13Balance Accuracy and Fluency Is it more important to be able to speak a language with accuracy (grammatically correct) or with fluency (communicatively correct, but not always grammatically correct)?
14AccuracyPractice typically involves focusing only in the new language structures (e.g. comparisons)Focus on pronunciation, vocabulary, word formation, sentence formationErrors are usually dealt with immediatelyA balance between accuracy and fluency.
15Accuracy example L1: Is the Toyota bigger than the Chevy? L2: Yes, it is. Is the Lexus cheap than….Teacher: Cheap…?L2: Is the Lexus cheaper than the Chevy?L3: No, it isn’t. Is the Lexus faster than the Toyota?L4: Yes, it is. Is prettier the Toyota?Teacher: Is the……..
16FluencyLikely to take place when speaking activities focus on meaning and its negotiation, when speaking strategies are used, and when overt correction is minimized.)Holistic sense of fluency is what Hedge calls ‘natural language use’Fluency practice should be more on the information they are communicating than on the language
19Information Gap Characteristics To exchange informationMain attention is sharing informationNeed to communicate to reach objectiveLearners must ‘fill the gap’ to complete the activity/communication
20Why information gap activities? Allow for comprehensible input (i+1)Input should be at the right level of difficulty to promote acquisitionLearners produce language – this output ‘pushes’ learners to undertake complete grammatical processing (M. Swain)Help lower students’ affective filterAccording to S. Krashen, comprehensible input or I+1 is input just beyond the learner’s current L2 competenceUtterances/input should be at the right level of difficulty to promote acquisition
22Think-Pair-Share How: Teacher presents a question or problem Students are given “think/wait time” and write answers (1)Students pair with a partner (2)Pair share with another pair (4)Group share their responses and ideas with another small group or with the entire class.Why:Have time to think, plan, and rehearse, with feedbackCan practice before talking to whole group
23Question/Problem 1Interaction is the key to improving EFL learners’ speaking ability. How do you promote this interaction in your classroom?
24Question/Problem 2What types of speaking activities do you normally use in your classroom? Do they serve different purposes?
25Question/Problem 3Your students are really shy and don’t say anything. How do you arouse in your learners a willingness and need or reason to speak?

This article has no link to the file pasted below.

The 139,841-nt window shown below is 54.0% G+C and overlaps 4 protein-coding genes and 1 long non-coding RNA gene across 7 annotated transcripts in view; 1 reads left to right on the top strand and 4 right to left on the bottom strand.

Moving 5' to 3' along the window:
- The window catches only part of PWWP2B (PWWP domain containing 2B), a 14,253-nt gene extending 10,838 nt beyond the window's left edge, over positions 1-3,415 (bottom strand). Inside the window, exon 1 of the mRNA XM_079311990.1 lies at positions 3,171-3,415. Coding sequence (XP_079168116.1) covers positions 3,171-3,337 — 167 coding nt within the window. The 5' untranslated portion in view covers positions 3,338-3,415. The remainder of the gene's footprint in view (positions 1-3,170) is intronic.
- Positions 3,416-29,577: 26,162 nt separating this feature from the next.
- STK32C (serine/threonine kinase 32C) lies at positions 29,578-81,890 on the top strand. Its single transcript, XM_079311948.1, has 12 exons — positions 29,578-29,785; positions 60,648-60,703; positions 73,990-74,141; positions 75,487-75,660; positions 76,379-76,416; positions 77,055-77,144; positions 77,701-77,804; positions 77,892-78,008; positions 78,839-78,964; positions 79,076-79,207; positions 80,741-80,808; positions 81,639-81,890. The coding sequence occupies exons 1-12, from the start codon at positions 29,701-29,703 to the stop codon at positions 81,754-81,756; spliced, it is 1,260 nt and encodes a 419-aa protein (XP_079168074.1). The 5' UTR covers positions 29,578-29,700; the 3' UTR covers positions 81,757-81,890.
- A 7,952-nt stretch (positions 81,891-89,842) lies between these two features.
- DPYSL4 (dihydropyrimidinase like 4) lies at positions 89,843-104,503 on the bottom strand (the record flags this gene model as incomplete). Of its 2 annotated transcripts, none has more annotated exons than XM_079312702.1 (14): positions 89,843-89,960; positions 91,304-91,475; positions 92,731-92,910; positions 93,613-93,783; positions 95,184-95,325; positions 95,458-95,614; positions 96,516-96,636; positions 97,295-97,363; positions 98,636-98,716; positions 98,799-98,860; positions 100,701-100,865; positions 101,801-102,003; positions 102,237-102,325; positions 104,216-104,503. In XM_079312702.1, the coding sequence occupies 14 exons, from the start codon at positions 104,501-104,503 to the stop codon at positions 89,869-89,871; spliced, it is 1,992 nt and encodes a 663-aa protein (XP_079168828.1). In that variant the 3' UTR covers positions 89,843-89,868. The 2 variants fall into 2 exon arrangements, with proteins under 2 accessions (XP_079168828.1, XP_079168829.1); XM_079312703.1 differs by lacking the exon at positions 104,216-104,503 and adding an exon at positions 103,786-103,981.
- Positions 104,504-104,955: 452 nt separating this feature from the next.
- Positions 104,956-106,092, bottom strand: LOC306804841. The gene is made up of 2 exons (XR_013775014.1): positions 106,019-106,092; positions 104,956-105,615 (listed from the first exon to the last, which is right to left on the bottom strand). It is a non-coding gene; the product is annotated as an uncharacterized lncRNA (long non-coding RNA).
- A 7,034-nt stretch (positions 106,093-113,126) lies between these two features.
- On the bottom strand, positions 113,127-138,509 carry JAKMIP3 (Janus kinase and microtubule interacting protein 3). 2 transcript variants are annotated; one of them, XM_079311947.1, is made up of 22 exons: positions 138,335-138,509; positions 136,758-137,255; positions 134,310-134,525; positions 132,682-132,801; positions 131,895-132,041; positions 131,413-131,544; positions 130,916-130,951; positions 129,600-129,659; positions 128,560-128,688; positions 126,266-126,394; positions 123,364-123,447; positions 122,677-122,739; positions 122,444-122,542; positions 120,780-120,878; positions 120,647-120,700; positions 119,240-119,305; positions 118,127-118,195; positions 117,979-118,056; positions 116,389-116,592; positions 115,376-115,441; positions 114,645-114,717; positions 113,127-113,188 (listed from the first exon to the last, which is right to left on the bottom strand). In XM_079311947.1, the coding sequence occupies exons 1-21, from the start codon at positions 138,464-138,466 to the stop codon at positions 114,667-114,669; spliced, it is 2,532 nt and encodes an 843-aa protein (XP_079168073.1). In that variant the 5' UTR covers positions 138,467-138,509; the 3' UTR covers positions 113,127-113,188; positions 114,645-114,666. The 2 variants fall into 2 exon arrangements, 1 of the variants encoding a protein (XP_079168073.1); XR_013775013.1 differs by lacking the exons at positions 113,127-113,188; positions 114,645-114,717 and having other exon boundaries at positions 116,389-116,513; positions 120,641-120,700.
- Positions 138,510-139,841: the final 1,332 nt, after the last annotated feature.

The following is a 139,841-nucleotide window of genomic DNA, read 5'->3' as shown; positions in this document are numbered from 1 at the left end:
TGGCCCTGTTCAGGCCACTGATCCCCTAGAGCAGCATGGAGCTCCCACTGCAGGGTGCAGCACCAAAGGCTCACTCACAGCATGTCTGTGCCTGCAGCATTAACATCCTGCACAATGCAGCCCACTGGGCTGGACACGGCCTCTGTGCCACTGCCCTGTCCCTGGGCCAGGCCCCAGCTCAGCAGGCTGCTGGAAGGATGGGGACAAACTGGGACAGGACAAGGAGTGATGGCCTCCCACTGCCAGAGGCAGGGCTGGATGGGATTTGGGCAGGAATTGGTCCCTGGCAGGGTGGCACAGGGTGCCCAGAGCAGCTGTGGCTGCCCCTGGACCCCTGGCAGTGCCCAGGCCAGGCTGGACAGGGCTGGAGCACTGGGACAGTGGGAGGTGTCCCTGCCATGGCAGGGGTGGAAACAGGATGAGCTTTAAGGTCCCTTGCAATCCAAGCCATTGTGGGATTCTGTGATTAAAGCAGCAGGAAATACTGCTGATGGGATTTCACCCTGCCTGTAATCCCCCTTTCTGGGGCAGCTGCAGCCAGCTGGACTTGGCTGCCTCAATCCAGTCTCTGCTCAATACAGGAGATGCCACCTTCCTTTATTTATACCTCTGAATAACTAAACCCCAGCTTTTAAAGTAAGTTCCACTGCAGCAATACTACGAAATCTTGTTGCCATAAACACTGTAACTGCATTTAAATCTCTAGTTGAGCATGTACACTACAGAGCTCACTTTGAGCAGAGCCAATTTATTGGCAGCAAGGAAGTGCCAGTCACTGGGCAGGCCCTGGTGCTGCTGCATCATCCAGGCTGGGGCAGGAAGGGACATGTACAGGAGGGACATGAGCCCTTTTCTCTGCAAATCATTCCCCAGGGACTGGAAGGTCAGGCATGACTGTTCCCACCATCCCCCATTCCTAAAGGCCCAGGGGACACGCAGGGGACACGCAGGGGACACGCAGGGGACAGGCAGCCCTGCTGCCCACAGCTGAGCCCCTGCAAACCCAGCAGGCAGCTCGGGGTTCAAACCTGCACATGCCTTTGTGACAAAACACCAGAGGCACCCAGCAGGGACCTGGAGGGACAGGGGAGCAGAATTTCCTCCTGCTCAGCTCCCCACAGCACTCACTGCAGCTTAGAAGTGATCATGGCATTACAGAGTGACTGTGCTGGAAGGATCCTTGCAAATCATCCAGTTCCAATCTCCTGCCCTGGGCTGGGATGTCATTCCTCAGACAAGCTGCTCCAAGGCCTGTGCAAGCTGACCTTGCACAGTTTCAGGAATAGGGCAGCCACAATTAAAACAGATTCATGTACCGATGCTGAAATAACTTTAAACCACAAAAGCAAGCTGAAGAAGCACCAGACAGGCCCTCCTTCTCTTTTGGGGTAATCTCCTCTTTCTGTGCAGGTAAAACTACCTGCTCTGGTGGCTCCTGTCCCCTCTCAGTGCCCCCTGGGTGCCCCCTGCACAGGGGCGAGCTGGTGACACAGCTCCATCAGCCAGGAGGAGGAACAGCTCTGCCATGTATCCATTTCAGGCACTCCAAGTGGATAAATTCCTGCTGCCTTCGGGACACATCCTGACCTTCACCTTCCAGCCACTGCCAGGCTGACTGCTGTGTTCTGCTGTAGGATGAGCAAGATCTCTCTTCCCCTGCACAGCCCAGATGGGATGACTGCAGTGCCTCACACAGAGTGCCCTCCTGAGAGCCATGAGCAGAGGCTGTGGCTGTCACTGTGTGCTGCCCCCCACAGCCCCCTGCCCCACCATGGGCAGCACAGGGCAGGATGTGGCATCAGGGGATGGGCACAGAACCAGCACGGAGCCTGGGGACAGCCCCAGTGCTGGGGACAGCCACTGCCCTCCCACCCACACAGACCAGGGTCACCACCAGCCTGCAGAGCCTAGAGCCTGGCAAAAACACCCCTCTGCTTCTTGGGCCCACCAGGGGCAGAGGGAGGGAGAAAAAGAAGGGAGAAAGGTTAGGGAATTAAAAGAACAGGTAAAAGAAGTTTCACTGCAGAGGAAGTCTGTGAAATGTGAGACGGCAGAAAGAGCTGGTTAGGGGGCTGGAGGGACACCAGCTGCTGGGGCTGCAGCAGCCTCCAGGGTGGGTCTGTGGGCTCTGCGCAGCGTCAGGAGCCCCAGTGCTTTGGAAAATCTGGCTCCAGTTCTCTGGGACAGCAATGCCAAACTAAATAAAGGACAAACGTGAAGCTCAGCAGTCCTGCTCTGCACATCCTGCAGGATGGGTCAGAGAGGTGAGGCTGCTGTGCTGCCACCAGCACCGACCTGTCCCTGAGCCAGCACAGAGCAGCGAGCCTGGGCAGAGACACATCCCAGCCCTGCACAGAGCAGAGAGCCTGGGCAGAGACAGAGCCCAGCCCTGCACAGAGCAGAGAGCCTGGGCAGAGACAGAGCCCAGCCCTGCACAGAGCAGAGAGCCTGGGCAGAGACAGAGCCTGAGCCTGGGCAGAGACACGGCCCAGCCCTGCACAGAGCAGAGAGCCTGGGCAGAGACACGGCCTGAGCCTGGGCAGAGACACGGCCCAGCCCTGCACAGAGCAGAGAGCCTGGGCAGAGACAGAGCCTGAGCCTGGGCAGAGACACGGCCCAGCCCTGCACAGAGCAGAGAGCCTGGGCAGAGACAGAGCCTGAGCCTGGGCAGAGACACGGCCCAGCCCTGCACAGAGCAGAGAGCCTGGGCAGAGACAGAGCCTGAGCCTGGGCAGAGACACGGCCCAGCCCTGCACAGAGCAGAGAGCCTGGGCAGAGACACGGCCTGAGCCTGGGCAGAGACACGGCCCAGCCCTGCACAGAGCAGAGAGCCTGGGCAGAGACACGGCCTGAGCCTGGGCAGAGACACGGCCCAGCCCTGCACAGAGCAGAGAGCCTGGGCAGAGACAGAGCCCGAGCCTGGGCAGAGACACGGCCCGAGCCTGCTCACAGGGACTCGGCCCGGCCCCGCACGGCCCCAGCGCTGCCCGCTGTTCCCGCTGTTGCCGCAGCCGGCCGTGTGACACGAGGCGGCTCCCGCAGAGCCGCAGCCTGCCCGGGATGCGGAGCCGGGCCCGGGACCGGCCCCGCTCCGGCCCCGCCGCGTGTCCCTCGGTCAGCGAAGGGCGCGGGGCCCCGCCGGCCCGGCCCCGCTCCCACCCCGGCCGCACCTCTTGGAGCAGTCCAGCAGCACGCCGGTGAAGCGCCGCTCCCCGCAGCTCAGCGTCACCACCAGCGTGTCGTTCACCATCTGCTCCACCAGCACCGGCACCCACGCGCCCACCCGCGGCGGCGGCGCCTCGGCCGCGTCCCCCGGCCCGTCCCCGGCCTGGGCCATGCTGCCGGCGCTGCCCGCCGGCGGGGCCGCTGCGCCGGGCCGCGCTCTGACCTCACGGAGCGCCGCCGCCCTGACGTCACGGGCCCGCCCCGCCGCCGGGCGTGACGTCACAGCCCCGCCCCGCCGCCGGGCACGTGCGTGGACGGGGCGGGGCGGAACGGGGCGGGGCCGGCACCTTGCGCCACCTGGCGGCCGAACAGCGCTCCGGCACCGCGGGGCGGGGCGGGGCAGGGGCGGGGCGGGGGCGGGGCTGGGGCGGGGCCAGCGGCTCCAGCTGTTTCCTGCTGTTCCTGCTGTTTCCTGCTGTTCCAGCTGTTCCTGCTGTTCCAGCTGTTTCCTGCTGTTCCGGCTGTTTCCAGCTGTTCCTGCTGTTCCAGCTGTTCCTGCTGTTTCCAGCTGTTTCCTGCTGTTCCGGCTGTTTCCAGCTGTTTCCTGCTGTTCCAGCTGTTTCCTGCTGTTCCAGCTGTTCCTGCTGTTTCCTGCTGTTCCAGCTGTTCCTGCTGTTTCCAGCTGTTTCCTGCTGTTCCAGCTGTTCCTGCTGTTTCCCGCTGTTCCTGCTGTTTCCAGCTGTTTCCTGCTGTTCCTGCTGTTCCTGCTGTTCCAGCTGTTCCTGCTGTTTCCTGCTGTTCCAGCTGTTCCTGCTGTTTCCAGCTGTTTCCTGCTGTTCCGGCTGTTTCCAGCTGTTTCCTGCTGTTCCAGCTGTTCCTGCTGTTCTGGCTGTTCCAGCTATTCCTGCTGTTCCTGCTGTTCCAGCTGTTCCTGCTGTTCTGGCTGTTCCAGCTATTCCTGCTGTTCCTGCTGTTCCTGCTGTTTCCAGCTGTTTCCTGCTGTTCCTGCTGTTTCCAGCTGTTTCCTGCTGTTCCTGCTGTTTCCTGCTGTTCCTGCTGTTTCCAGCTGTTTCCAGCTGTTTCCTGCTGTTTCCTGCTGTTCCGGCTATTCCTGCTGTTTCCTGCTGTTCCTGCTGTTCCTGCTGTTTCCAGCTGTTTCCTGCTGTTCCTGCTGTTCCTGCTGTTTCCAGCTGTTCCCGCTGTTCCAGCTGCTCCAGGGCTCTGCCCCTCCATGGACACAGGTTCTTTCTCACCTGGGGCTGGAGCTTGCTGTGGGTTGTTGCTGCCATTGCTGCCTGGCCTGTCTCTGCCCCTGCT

27Question/Problem 4Your students say they can’t talk because they’ll make lots of mistakes. What do/can you do to help them overcome this fear?
28Question/Problem 5What are effective ways to give students feedback on their performance during oral activities?
29Feedback and Error Correction Self – CorrectionGive learners the opportunity to correct themselves, helping as necessaryPeer – CorrectionIf learner cannot self-correct, invite other learners to make the correctionTeacher CorrectionRecast, Error or Mistake, Accuracy or Fluency focus
30Error TreatmentShould errors be treated? What errors should be treated?How should they be treated?Who and When?“There is a French widow in every bedroom.”“The different city is another one in the another two.”
32A successful speaking activity Learners talk a lotStudent (STT) vs teacher (TTT) – wait timeParticipation is evendiscussion not dominated by a minority of talkative studentsMotivation is highlearners are eager to speak; interested in topicLanguage is of an acceptable levelutterances are easily comprehensibleacceptable level of accuracyUR, 1991, p. 120
33“Communication derives essentially from interaction” (Rivers, 1987 in Richards & Renandyn, p.208)Therefore, language instructors should provide learners with opportunities for meaningful communication about relevant topics by using learner-learner interaction as the key to teaching language for communication (R&R, p. 208.
34References Brown, H.D. (2001). Teaching by Principles. Longman Davies, P. and Pearse, E. (2000). Success in English Teaching. Oxford University Press.Farrell, T. (2006). Succeeding with English Language Learners. Corwin Press.Harmer, J. (2007). How to teach English. Pearson Longman.Lazaraton, A. (2001). Teaching Oral Skills. In Teaching English as a Second or Foreign Language 3rd Ed., edited by M. Celce-Mircia. Heinle & Heinle.Richards, J.C. & Renandya, W.A. (2002). Methodology in Language Teaching. Cambridge.Ur, P. (1996).. A Course in Language Teaching. Cambridge.